Teachers and administrators would thus be able to assess learners' progress and would have time to correct the problems. According to National Curriculum Framework (NCF, 2005) CCE has frequently been cited as the only meaningful kind of evaluation and it also requires much more careful thinking through about when it is to be employed in a system effectively. Such evaluation places a lot of demand on teachers' time and ability to maintain meticulous records if it is to be meaningfully executed and if it is to have any reliability as an assessment.

Objectives of CCE -
1.      Encourage development of cognitive skills and de-emphasize rote learning
2.      Make the entire education process a student-centric activity
3.      Help develop cognitive, psychomotor and interpersonal skills
4.      Make holistic evaluation an integral part of entire education process
5.      Improve student's accomplishments through regular diagnostics and remedial instructions
6.      Use evaluation to control quality and maintain desired performance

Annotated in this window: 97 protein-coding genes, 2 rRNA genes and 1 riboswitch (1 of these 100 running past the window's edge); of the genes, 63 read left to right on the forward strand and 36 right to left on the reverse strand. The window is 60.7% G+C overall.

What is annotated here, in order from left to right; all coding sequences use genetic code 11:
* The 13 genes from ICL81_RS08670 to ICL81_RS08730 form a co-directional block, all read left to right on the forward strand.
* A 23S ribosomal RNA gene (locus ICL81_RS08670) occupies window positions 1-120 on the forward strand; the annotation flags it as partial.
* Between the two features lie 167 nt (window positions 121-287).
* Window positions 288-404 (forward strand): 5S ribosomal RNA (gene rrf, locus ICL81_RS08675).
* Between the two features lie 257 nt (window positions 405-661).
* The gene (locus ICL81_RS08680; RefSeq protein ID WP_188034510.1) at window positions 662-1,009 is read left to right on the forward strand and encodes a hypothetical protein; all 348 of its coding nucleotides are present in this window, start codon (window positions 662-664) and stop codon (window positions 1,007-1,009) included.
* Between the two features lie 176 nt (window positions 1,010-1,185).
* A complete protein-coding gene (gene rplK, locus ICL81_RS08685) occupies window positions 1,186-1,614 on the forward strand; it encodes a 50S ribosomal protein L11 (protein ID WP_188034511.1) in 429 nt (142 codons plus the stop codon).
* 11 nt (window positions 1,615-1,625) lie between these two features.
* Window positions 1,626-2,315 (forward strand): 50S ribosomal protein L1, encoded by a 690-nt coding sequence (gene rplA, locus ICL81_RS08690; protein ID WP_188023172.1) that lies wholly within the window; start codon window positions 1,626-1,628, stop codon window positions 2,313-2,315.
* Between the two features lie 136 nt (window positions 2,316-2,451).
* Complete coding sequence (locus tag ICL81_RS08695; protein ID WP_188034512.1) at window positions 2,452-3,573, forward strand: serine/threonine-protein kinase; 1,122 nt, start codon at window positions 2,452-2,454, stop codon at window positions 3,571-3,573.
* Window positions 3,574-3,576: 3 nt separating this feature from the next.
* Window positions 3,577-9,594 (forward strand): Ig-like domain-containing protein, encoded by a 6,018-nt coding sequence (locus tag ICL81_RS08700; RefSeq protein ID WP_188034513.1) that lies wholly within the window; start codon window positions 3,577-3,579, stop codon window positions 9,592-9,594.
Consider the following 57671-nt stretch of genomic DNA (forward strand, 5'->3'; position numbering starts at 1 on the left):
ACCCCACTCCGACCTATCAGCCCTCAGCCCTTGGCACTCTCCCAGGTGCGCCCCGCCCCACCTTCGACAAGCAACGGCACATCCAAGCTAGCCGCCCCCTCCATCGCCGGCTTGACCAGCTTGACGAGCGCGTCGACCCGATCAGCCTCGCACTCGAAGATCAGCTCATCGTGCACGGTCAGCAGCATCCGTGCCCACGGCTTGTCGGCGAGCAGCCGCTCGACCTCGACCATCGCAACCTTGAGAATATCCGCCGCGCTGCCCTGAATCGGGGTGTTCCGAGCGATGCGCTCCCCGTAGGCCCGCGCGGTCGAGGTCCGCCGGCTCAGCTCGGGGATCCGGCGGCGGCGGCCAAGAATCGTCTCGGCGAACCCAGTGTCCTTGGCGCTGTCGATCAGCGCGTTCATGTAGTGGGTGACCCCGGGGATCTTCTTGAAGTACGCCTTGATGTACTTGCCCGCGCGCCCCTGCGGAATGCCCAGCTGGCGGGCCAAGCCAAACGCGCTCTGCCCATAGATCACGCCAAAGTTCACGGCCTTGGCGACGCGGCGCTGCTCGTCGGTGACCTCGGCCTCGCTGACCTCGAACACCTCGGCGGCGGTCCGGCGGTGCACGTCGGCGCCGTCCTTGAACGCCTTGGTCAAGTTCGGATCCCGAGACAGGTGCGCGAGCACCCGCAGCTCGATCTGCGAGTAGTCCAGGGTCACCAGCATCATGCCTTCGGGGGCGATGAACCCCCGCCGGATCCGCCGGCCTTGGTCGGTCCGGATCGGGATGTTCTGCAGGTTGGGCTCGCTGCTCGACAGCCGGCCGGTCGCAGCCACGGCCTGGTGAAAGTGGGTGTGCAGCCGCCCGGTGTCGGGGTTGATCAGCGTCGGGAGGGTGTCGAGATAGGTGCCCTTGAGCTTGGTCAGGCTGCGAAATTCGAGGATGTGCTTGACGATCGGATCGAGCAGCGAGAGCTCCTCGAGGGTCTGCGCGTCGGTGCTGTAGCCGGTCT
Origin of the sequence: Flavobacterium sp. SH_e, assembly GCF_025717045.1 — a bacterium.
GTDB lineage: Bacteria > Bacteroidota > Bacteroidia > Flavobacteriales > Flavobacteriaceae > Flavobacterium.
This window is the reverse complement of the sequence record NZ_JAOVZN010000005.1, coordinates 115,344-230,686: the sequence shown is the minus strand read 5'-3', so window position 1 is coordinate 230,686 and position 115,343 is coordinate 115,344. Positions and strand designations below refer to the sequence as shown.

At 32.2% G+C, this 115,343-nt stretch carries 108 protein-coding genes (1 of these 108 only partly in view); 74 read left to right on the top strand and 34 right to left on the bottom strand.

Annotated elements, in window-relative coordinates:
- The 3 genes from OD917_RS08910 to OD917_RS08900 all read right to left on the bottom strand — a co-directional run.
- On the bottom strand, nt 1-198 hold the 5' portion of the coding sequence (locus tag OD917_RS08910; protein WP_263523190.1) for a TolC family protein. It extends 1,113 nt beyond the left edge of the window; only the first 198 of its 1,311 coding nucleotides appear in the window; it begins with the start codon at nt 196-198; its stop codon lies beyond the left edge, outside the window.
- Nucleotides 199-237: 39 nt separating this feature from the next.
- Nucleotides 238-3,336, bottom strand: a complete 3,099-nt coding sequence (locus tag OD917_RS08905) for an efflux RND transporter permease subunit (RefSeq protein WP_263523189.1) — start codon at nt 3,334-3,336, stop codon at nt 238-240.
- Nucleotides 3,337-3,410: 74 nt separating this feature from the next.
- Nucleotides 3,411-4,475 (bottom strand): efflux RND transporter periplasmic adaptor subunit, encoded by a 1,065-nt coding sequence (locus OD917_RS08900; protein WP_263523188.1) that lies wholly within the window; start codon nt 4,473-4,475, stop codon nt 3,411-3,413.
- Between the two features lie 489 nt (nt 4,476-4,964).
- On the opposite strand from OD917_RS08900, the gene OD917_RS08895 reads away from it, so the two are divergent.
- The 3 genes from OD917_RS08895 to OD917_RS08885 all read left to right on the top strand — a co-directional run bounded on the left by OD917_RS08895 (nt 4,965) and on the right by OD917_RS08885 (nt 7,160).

7.      Take decisions about the learner, learning process and learning environment by determining social utility, desirability & effectiveness of the program

 Comprehensive Evaluation

1. Scholastic Evaluation
2. Co- Scholastic Evaluation

The ‘comprehensive’ component of CCE takes care of assessment of all round development of the child’s personality. It includes assessment in Scholastic as well as Co-Scholastic aspects of the pupil’s growth.

Assessment in Scholastic areas is done informally and formally using multiple techniques of evaluation continually and periodically. There are 2 types of Assessments, in an academic year, to test the Scholastic areas: Formative Assessment (FA) and Summative Assessment (SA)